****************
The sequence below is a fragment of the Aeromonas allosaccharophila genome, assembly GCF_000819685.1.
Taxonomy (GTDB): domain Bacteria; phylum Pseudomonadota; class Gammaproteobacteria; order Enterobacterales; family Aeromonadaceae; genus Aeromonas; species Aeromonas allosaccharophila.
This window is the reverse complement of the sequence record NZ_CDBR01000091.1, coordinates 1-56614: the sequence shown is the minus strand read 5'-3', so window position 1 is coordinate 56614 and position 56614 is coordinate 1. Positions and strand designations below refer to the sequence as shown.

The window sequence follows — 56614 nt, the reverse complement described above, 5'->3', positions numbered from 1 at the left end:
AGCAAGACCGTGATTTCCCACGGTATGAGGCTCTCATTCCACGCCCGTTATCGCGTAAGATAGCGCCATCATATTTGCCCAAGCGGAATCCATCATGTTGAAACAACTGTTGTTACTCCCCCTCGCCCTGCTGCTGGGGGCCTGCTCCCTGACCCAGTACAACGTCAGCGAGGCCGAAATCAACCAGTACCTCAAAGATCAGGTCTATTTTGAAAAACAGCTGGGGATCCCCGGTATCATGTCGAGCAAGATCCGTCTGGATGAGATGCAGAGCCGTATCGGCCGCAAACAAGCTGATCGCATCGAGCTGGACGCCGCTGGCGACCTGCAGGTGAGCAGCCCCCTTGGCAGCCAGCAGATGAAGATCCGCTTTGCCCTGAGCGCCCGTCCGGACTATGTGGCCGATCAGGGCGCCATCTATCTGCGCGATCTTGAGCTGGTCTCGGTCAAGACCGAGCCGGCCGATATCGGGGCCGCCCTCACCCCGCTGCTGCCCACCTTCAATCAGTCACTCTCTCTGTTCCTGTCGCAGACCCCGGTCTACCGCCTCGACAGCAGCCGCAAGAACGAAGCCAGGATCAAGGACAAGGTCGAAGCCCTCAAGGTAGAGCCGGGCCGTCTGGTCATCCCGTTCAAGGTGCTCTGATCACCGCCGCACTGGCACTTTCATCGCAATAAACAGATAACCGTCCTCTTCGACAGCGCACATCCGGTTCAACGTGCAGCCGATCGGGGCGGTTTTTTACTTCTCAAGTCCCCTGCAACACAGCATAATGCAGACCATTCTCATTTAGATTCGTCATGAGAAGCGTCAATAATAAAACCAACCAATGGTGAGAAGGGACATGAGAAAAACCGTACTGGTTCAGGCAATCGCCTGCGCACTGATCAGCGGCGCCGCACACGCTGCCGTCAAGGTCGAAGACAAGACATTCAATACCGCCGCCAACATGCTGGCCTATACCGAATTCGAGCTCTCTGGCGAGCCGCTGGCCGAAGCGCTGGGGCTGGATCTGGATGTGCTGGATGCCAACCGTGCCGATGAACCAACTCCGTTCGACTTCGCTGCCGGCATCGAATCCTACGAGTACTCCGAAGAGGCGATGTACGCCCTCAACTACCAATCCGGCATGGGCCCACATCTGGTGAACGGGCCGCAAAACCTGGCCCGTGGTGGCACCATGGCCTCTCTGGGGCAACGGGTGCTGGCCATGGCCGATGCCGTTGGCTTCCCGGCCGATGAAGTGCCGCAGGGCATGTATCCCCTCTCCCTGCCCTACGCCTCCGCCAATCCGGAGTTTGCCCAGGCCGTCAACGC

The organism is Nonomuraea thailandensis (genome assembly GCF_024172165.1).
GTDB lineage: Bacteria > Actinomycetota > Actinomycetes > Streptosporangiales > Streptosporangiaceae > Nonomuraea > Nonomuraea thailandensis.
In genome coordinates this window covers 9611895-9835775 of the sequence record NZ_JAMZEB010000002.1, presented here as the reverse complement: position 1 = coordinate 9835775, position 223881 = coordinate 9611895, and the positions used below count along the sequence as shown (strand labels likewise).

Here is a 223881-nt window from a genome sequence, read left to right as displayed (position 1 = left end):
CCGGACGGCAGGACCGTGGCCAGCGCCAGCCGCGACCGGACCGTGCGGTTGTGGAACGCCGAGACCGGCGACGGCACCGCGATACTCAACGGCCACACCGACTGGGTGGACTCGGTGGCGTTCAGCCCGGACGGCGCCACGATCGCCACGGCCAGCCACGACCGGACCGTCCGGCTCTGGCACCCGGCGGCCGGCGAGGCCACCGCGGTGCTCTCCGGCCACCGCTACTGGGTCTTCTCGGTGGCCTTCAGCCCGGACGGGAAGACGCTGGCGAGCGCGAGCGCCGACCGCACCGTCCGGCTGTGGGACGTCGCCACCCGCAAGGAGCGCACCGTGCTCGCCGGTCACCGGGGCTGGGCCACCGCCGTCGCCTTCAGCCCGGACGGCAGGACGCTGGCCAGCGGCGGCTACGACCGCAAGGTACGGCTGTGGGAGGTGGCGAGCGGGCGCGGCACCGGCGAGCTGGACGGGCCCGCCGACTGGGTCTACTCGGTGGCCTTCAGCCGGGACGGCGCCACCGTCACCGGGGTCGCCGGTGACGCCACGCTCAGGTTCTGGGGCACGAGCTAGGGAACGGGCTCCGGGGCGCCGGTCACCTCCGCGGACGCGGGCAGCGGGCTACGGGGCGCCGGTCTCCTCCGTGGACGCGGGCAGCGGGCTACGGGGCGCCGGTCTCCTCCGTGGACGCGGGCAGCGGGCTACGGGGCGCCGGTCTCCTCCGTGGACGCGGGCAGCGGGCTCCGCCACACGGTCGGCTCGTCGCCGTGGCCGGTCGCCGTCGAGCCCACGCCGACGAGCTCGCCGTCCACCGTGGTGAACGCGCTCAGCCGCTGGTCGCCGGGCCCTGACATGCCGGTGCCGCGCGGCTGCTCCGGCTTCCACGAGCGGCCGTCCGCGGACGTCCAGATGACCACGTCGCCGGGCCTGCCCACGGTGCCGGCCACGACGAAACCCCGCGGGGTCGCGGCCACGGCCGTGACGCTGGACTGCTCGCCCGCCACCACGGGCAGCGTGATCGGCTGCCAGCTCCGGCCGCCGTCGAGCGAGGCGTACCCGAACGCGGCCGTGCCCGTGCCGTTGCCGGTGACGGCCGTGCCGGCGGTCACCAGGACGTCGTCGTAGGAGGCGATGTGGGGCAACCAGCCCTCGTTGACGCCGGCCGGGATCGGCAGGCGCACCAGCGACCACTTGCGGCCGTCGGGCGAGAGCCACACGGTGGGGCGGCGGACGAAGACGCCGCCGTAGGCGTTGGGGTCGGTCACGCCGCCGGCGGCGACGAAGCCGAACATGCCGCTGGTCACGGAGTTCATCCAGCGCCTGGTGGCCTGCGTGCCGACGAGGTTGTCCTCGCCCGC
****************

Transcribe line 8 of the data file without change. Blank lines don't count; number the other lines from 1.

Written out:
In genome coordinates this window covers 9611895-9835775 of the sequence record NZ_JAMZEB010000002.1, presented here as the reverse complement: position 1 = coordinate 9835775, position 223881 = coordinate 9611895, and the positions used below count along the sequence as shown (strand labels likewise).